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Mehbooba-Ordered Probe Into KVIB Appointment Row Yet to Begin

While Mufti showed urgency in instituting a probe and nominated state chief secretary BB Vyas to head the inquiry team, the government order to start the investigation is awaited.

Mufti Islah | CNN-News18

Updated:March 6, 2018, 12:29 PM IST
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Mehbooba-Ordered Probe Into KVIB Appointment Row Yet to Begin
File image of Jammu and Kashmir Chief Minister Mehbooba Mufti. (Image: PTI)
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Srinagar: Last week, following a public outcry over the controversial appointment of her cousin in the Khadi Village Industries Board, Jammu and Kashmir Chief Minister Mehbooba Mufti ordered an inquiry into the selection. She also sought to clear her name after the Opposition accused her of favouritism.

While Mufti showed urgency in instituting a probe and nominated state chief secretary BB Vyas to head the inquiry team, the government order to start the investigation is awaited.

“No government order is there yet. The chief minister has called for a probe and the order would probably be ready in a few days,” said Khursheed Shah, Commissioner Secretary of General Administration Department.

“Orders are not made on media reports, but government decisions. A file needs to be put up,” he added.

The appointment of 37-year-old Aroot Madni, Mufti's maternal cousin, had enraged shortlisted candidates. They had alleged that he was favoured to get into the KVIB executive officers' list.

The public uproar prompted Aroot, who is the son of Sartaj Madni, Vice-President of the People's Democratic Party, to submit his resignation.

In a letter released to the press, he said his father's “spotless public life was more important to him than a job which he got on merit”.

Nonetheless, he said, he was giving it up. He said that since the candidates have been selected on merit, they should not be made a scapegoat.

However, News18 is in possession of a letter of the state's Law secretary, who was appointed as controller examination for KVIB, in which he raises questions about the fairness of the selection process.

The letter written to the IGP of the state's CID states that the exam process was rigged right from the start — much before the interview stage.

Law Secretary Abdul Majid Bhat writes about “some unfair means” reported during the conduct of written exams.

Bhat further asks the CID to make in-depth verification so that the examination process remains transparent and no one is favoured.

Earlier, the appointment of Aroot Madni in the autonomous KVIB had prompted dropped candidates to file an RTI seeking their marks in the written test and interview.

One candidate had even written to Prime Minister Narendra Modi ahead of his interview, expressing fears of nepotism and malpractices.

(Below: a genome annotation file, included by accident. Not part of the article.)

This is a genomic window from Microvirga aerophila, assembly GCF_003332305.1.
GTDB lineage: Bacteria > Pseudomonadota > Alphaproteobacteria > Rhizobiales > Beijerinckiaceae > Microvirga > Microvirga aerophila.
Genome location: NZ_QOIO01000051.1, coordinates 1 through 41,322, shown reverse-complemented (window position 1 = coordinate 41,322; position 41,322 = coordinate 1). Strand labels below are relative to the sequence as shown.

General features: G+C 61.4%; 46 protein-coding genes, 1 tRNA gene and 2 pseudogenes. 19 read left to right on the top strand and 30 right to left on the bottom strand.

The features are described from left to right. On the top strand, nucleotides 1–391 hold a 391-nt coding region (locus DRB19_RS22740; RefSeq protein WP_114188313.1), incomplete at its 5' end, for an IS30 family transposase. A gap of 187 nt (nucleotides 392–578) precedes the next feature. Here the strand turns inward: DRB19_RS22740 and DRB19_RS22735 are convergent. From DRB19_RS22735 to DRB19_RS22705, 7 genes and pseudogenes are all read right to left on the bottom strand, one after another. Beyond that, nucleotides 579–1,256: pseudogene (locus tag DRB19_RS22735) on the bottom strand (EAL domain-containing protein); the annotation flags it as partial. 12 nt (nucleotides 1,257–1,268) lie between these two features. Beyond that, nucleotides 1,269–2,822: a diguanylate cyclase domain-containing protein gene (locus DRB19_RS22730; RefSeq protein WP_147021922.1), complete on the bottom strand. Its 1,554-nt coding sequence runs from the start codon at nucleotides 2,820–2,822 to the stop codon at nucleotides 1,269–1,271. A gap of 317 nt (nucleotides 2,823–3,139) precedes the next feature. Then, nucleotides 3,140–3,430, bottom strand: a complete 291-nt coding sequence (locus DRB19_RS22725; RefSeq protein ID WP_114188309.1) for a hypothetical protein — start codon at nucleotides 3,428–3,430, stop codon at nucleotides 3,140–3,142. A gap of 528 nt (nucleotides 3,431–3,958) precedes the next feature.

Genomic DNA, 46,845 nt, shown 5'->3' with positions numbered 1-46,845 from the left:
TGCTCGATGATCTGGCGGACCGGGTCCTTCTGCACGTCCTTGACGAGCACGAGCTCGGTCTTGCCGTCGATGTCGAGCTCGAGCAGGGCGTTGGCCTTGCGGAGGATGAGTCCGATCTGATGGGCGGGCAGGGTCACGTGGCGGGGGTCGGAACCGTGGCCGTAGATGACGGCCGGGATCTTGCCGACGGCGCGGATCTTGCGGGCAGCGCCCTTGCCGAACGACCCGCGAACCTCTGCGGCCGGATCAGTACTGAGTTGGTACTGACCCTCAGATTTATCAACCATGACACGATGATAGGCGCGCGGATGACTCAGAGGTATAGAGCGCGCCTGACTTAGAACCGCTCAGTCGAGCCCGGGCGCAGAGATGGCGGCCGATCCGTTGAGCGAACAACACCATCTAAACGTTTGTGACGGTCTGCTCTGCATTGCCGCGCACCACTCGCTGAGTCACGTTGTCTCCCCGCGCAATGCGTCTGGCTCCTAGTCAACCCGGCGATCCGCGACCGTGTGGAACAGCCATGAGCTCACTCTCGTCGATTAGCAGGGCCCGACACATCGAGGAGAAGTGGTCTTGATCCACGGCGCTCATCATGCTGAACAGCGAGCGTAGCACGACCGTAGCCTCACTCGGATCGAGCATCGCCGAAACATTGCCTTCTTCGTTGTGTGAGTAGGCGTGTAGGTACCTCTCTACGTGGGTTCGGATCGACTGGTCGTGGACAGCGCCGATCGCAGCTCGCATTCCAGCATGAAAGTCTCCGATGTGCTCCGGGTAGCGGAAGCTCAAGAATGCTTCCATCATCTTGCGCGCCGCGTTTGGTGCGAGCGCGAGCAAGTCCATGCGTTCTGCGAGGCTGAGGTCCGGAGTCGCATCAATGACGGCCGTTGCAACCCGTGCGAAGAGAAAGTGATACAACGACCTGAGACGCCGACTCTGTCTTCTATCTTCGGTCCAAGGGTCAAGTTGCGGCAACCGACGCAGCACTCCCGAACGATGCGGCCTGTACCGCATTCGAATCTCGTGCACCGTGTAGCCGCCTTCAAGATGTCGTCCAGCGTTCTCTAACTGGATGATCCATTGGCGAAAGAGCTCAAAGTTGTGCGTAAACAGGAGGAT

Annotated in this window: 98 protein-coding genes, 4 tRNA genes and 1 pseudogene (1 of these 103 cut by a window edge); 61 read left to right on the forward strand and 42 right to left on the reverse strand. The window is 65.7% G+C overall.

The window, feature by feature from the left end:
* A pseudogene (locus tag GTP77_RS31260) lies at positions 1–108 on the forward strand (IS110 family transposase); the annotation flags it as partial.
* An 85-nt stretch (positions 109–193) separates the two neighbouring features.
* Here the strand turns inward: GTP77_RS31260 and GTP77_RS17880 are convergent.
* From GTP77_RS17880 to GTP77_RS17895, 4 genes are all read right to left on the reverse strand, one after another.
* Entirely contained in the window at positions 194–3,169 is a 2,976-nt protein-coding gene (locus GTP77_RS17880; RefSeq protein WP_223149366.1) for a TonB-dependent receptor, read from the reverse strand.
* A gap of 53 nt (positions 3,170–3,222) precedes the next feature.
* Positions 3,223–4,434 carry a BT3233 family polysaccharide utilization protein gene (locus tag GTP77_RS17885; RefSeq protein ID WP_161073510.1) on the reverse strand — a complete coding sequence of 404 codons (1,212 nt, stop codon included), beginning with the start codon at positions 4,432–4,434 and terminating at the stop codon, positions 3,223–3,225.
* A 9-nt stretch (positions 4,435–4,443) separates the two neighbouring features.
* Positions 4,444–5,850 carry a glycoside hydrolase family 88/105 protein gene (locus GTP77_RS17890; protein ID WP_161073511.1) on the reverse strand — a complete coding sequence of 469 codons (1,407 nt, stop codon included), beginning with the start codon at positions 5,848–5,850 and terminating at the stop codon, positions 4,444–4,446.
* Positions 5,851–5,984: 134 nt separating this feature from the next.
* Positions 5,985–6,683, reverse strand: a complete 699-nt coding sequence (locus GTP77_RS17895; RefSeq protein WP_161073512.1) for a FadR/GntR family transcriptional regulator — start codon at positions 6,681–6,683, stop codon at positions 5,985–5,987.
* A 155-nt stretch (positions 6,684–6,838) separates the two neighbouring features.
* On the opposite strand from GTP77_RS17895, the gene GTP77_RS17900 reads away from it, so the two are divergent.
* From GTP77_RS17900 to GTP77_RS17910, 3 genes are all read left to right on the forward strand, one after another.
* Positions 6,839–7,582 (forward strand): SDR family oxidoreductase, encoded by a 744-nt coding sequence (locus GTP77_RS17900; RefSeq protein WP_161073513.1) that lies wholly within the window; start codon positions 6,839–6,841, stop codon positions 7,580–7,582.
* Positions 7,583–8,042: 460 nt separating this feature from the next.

But Peer Mansoor, vice chairman of the KVIB and a close aide of the CM, said proper recruitment rules were followed.

“This is the fairest selection in the history of KVIB. We are nowhere in the picture. There is no question of any hanky-panky,” the PDP functionary said.

News18 has learnt that norms were ignored in the selection process. For instance, 49 candidates were called for interview for three posts in the open merit category against prescribed three or five for each post.

“A ratio of three-to-one or maximum five-to-one is a norm to fill vacancies in the state, but here they had a bus load of candidates to interview. Wonder what was the written test for if so many were to gate-crash the interview,” rued a dropped candidate.

Some candidates called for the interview meant for open merit (OM) were drawn from Scheduled Tribe (ST) and Rural Backward Area (RBA) categories and eventually one ST candidate took up a place in OM.

Rashid Qadri, KVIB secretary, insists, “The ST candidate from Leh scored more than the OM candidate and that is why he figured in the list. We haven't deprived a seat to a meritorious,” he said.

News18 spoke to dropped candidates who alleged the outsourcing of the exam to a private agency was to favour the influential.

“The state recruitment agencies are credible and capable of holding fair exams for a large number of candidates. The private agency was employed to rig the exams,” they added.

They said that had the KVIB engaged Jammu and Kashmir Services Selection and Recruitment Board (JKSSRB), which conducts all such exams for non-gazetted posts, selection would have been fair.

They said 60 marks instead of 80 were kept for written, 30 (it is otherwise 20) for interview and 10 for experience. “The weightage for experience was not used at all,” another candidate said, adding, “This was done to manipulate selection for the blue-eyed.”

Qadri, however, argues that the selection process was fair. “Our vice chairman's nephew could not make it. It should tell the process was very transparent.”

The candidates, however, want the list to be quashed and officials who were part of exams and selection process to be removed for a fair inquiry.

“No inquiry can be fair if the officials are not removed. They can influence the inquiry,” said a candidate.

“The controller examination has himself admitted the exams were not fair. So the list needs to be quashed and fresh dates for exams announced.”

The KVIB had advertised various posts, including that of executive officer, on October 8, 2016.

The shortlisted candidates appeared in the written test in August 2017 and the interviews were held in the last week of January.

The KVIB had placed an advertisement for 101 posts, including six for Executive Officer in 2016. Approximately 60,000 applications were entertained for the candidates to write the exams.
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